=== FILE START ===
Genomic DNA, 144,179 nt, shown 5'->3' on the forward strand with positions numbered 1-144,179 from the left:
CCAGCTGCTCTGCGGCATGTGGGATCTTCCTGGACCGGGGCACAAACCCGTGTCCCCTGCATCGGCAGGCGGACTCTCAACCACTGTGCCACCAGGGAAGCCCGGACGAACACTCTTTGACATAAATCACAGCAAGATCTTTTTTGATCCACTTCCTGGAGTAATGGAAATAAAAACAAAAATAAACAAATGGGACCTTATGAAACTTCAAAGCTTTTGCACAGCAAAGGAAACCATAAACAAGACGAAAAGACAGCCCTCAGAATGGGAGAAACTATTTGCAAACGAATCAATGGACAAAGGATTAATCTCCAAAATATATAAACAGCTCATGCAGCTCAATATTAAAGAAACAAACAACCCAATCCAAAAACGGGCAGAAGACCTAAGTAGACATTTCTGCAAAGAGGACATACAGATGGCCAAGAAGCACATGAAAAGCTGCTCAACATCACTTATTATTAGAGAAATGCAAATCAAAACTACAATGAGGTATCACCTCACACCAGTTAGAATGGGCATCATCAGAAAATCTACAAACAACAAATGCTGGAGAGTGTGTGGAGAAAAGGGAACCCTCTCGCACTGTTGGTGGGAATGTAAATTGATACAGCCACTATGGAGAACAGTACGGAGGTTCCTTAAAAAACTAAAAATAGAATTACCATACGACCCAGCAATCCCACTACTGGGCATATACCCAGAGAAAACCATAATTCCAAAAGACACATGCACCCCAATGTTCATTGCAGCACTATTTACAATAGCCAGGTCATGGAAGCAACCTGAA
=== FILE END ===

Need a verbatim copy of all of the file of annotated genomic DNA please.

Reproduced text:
Genomic DNA, 144,179 nt, shown 5'->3' on the forward strand with positions numbered 1-144,179 from the left:
CCAGCTGCTCTGCGGCATGTGGGATCTTCCTGGACCGGGGCACAAACCCGTGTCCCCTGCATCGGCAGGCGGACTCTCAACCACTGTGCCACCAGGGAAGCCCGGACGAACACTCTTTGACATAAATCACAGCAAGATCTTTTTTGATCCACTTCCTGGAGTAATGGAAATAAAAACAAAAATAAACAAATGGGACCTTATGAAACTTCAAAGCTTTTGCACAGCAAAGGAAACCATAAACAAGACGAAAAGACAGCCCTCAGAATGGGAGAAACTATTTGCAAACGAATCAATGGACAAAGGATTAATCTCCAAAATATATAAACAGCTCATGCAGCTCAATATTAAAGAAACAAACAACCCAATCCAAAAACGGGCAGAAGACCTAAGTAGACATTTCTGCAAAGAGGACATACAGATGGCCAAGAAGCACATGAAAAGCTGCTCAACATCACTTATTATTAGAGAAATGCAAATCAAAACTACAATGAGGTATCACCTCACACCAGTTAGAATGGGCATCATCAGAAAATCTACAAACAACAAATGCTGGAGAGTGTGTGGAGAAAAGGGAACCCTCTCGCACTGTTGGTGGGAATGTAAATTGATACAGCCACTATGGAGAACAGTACGGAGGTTCCTTAAAAAACTAAAAATAGAATTACCATACGACCCAGCAATCCCACTACTGGGCATATACCCAGAGAAAACCATAATTCCAAAAGACACATGCACCCCAATGTTCATTGCAGCACTATTTACAATAGCCAGGTCATGGAAGCAACCTGAA